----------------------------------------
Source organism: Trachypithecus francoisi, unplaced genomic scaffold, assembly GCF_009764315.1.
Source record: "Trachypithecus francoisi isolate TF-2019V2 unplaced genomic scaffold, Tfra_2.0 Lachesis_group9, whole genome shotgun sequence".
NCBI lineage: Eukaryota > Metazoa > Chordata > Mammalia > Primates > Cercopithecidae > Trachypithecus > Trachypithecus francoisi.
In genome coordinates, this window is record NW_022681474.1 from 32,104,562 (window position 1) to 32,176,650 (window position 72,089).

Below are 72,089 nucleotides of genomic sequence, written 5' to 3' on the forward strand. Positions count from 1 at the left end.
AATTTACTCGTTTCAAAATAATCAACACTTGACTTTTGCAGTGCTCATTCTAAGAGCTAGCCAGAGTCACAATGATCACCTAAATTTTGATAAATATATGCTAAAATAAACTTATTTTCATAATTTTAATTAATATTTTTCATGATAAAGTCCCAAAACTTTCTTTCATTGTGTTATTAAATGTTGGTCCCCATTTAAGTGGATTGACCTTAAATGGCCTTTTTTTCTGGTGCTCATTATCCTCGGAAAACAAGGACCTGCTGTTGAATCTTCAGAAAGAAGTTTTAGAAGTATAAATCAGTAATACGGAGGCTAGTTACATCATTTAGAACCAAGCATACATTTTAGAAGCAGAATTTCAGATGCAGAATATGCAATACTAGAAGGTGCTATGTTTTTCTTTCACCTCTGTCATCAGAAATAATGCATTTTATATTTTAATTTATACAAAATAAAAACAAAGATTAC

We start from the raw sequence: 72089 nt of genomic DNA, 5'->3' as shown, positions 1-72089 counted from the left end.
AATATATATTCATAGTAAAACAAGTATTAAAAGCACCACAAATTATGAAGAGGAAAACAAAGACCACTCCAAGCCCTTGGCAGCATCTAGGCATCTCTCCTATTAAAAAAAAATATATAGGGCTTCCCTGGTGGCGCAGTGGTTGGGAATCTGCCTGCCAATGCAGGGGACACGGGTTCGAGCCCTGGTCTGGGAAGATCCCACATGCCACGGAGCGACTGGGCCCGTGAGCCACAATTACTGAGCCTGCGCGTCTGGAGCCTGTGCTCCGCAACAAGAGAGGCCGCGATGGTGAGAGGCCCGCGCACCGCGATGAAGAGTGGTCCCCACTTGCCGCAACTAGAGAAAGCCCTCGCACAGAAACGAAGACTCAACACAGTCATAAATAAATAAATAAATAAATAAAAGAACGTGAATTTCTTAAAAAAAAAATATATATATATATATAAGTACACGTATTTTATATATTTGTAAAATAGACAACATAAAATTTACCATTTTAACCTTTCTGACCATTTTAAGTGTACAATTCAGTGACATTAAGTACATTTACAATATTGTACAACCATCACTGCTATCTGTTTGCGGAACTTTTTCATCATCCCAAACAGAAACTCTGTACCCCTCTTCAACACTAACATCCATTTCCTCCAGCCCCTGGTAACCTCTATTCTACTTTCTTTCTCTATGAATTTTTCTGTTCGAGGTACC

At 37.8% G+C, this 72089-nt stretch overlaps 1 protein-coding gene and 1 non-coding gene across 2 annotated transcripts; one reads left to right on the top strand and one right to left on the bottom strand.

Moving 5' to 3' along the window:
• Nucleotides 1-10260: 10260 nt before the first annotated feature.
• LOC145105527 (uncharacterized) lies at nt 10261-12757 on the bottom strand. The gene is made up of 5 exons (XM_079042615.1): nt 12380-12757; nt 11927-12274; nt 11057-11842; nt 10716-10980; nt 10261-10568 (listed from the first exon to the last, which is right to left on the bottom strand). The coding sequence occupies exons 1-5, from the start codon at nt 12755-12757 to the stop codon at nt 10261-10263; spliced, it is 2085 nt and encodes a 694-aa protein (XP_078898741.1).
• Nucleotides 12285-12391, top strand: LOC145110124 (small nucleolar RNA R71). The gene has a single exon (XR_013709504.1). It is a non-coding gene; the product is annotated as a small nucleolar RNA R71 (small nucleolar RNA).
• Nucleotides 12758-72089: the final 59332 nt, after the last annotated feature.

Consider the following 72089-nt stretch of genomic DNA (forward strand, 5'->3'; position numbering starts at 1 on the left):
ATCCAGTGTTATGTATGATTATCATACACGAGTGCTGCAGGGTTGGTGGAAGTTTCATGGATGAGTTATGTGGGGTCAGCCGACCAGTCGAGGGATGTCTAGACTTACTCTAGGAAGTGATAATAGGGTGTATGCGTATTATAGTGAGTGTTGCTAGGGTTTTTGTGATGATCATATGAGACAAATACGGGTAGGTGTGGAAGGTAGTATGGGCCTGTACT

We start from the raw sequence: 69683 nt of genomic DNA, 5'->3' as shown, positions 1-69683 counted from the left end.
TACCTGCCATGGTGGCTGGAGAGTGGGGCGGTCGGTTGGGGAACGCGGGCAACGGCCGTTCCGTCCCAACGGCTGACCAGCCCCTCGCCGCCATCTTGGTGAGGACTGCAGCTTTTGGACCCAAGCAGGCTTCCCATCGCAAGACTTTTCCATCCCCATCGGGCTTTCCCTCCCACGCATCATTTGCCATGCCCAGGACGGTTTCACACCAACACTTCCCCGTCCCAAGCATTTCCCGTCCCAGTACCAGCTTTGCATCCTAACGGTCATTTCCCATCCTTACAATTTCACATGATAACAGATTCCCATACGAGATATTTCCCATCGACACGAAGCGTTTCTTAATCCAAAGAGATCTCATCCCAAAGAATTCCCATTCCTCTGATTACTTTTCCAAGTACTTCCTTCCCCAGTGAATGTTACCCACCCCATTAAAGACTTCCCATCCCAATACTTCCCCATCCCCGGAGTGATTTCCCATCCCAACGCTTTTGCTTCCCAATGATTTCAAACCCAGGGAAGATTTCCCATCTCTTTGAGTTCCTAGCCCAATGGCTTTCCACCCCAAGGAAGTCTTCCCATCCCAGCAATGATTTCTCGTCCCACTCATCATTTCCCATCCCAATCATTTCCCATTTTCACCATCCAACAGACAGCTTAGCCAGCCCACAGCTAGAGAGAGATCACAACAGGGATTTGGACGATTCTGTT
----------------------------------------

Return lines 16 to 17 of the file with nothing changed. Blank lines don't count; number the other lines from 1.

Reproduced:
ATCCAGTGTTATGTATGATTATCATACACGAGTGCTGCAGGGTTGGTGGAAGTTTCATGGATGAGTTATGTGGGGTCAGCCGACCAGTCGAGGGATGTCTAGACTTACTCTAGGAAGTGATAATAGGGTGTATGCGTATTATAGTGAGTGTTGCTAGGGTTTTTGTGATGATCATATGAGACAAATACGGGTAGGTGTGGAAGGTAGTATGGGCCTGTACT

We start from the raw sequence: 69683 nt of genomic DNA, 5'->3' as shown, positions 1-69683 counted from the left end.